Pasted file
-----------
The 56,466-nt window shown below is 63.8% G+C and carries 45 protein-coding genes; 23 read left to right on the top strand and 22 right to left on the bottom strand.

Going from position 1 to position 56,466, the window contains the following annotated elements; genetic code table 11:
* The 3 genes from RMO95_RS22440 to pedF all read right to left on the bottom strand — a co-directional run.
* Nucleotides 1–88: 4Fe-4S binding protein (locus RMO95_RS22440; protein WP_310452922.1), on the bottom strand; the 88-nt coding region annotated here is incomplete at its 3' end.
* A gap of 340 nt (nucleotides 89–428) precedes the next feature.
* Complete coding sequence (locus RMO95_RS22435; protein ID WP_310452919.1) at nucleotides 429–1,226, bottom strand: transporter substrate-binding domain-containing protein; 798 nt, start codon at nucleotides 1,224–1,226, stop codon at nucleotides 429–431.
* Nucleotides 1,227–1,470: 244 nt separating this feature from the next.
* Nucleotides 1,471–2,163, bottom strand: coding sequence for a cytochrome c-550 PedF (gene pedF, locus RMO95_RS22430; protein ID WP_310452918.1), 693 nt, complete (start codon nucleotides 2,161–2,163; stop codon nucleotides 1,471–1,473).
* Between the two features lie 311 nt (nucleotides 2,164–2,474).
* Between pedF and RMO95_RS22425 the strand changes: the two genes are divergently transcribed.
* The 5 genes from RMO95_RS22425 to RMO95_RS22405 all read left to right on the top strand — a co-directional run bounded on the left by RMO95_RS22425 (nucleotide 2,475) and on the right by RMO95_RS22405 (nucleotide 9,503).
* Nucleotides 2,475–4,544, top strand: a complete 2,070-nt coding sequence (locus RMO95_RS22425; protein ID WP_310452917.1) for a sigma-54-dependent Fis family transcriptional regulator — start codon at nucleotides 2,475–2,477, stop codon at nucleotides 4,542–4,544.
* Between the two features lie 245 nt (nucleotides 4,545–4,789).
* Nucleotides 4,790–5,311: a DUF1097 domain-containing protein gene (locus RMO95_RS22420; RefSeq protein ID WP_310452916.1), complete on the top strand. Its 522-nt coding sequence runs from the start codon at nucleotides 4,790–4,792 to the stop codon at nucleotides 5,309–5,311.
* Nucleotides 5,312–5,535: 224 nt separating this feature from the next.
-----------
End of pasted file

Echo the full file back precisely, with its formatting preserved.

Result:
The 56,466-nt window shown below is 63.8% G+C and carries 45 protein-coding genes; 23 read left to right on the top strand and 22 right to left on the bottom strand.

Going from position 1 to position 56,466, the window contains the following annotated elements; genetic code table 11:
* The 3 genes from RMO95_RS22440 to pedF all read right to left on the bottom strand — a co-directional run.
* Nucleotides 1–88: 4Fe-4S binding protein (locus RMO95_RS22440; protein WP_310452922.1), on the bottom strand; the 88-nt coding region annotated here is incomplete at its 3' end.
* A gap of 340 nt (nucleotides 89–428) precedes the next feature.
* Complete coding sequence (locus RMO95_RS22435; protein ID WP_310452919.1) at nucleotides 429–1,226, bottom strand: transporter substrate-binding domain-containing protein; 798 nt, start codon at nucleotides 1,224–1,226, stop codon at nucleotides 429–431.
* Nucleotides 1,227–1,470: 244 nt separating this feature from the next.
* Nucleotides 1,471–2,163, bottom strand: coding sequence for a cytochrome c-550 PedF (gene pedF, locus RMO95_RS22430; protein ID WP_310452918.1), 693 nt, complete (start codon nucleotides 2,161–2,163; stop codon nucleotides 1,471–1,473).
* Between the two features lie 311 nt (nucleotides 2,164–2,474).
* Between pedF and RMO95_RS22425 the strand changes: the two genes are divergently transcribed.
* The 5 genes from RMO95_RS22425 to RMO95_RS22405 all read left to right on the top strand — a co-directional run bounded on the left by RMO95_RS22425 (nucleotide 2,475) and on the right by RMO95_RS22405 (nucleotide 9,503).
* Nucleotides 2,475–4,544, top strand: a complete 2,070-nt coding sequence (locus RMO95_RS22425; protein ID WP_310452917.1) for a sigma-54-dependent Fis family transcriptional regulator — start codon at nucleotides 2,475–2,477, stop codon at nucleotides 4,542–4,544.
* Between the two features lie 245 nt (nucleotides 4,545–4,789).
* Nucleotides 4,790–5,311: a DUF1097 domain-containing protein gene (locus RMO95_RS22420; RefSeq protein ID WP_310452916.1), complete on the top strand. Its 522-nt coding sequence runs from the start codon at nucleotides 4,790–4,792 to the stop codon at nucleotides 5,309–5,311.
* Nucleotides 5,312–5,535: 224 nt separating this feature from the next.